Feature Head to head

Is depression overdiagnosed? No

BMJ 2007; 335 doi: http://dx.doi.org/10.1136/bmj.39268.497350.AD (Published 16 August 2007) Cite this as: BMJ 2007;335:329
  1. Ian Hickie, executive director
  1. Brain and Mind Research Institute, University of Sydney, Camperdown NSW 2050, Sydney, Australia
  1. ianh{at}med.usyd.edu.au

    Rates of diagnosis of depression have risen steeply in recent years. Gordon Parker believes this is because current criteria are medicalising sadness, but Ian Hickie argues that many people are still missing out on lifesaving treatment

    It is appropriate for the wider community to ask if the benefit of the huge increase in the treatment of depression over the past 15 years has outweighed any harm. If increased treatment has led to demonstrable benefits, and is cost effective, then depression is not yet being overdiagnosed. From a health and economic perspective, we can give a clear answer—more adults are alive and well, and we can easily afford to treat more. Increased treatment of depression reduces suicides1 2 and increases productivity.3 The provision of appropriate medical and psychological care is also cost effective.4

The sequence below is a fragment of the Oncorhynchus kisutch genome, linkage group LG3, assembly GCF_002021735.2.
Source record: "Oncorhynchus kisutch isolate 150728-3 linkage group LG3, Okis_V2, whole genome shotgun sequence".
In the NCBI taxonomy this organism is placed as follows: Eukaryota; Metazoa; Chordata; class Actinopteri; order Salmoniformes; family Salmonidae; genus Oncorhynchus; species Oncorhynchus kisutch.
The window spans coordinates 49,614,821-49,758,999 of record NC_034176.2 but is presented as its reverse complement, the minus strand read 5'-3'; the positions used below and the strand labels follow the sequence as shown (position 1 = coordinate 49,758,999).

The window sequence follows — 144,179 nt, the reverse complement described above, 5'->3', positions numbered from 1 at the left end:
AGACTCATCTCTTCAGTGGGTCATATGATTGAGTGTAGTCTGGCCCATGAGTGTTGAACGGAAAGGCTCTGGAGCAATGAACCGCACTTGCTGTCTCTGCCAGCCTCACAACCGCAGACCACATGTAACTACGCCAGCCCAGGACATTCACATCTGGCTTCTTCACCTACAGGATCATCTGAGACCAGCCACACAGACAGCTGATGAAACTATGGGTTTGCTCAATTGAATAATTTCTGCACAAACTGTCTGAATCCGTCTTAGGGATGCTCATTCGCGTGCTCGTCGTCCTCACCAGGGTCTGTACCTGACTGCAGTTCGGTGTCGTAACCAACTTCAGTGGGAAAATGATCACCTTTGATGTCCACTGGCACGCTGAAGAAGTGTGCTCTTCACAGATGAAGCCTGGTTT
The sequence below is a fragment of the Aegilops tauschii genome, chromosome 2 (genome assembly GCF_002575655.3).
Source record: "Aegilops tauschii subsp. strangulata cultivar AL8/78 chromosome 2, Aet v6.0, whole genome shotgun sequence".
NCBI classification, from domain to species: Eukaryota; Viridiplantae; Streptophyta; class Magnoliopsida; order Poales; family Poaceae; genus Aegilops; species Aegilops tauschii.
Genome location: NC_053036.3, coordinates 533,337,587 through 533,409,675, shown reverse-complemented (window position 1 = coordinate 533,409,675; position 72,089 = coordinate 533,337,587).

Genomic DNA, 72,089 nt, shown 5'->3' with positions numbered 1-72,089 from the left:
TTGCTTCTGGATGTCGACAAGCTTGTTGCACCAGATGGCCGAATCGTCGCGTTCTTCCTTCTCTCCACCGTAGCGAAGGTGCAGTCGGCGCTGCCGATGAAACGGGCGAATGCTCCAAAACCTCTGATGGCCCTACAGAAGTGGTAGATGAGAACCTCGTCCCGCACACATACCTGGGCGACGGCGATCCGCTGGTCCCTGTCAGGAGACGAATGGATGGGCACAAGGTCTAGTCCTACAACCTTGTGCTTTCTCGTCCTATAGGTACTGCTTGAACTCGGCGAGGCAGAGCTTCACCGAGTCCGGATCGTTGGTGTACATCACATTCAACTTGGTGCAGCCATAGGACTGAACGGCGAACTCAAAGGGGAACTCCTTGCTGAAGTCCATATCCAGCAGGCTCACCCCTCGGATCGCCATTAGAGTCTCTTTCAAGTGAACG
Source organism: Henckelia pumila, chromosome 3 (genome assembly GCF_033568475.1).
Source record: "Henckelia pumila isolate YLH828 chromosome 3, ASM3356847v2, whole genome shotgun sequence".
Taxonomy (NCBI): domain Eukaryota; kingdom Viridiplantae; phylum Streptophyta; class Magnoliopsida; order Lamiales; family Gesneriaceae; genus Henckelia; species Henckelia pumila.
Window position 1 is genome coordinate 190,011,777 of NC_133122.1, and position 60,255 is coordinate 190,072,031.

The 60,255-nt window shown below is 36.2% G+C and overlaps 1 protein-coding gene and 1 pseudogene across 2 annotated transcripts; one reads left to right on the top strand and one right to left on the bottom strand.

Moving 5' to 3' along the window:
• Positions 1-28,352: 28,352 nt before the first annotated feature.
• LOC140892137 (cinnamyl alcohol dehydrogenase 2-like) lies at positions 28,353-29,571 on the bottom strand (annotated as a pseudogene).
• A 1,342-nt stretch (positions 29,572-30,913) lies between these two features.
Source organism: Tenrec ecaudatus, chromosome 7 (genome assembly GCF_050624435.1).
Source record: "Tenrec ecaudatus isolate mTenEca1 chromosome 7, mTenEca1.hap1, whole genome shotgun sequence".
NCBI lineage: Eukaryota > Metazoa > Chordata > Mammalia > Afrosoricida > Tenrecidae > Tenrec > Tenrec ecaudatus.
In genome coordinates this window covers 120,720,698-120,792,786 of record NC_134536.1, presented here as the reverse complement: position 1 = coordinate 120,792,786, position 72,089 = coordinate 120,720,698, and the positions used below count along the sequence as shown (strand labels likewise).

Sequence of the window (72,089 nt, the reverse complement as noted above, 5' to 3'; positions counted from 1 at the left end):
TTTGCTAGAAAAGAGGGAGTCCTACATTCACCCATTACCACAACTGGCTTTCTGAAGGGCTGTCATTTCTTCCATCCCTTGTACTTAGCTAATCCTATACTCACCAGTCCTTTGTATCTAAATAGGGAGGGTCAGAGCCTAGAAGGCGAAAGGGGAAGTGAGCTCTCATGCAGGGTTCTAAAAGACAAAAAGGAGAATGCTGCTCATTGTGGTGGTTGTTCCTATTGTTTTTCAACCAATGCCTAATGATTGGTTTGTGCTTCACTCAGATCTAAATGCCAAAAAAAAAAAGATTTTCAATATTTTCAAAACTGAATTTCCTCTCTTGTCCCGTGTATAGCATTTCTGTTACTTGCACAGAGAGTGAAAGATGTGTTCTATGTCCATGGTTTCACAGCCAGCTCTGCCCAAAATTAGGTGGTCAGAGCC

The increased rate of diagnosis has had other benefits, including reduced stigma, removal of structural impediments to employment and health benefits, increased access to life insurance, improved physical health outcomes, reduced secondary alcohol and drug misuse, and wider public understanding of the risks and benefits of coming forward for care.5 We have at last abandoned the demeaning labels of stress, nervous breakdown, and adolescent angst. Most doctors can now differentiate normal sadness and distress from more severe and enduring …

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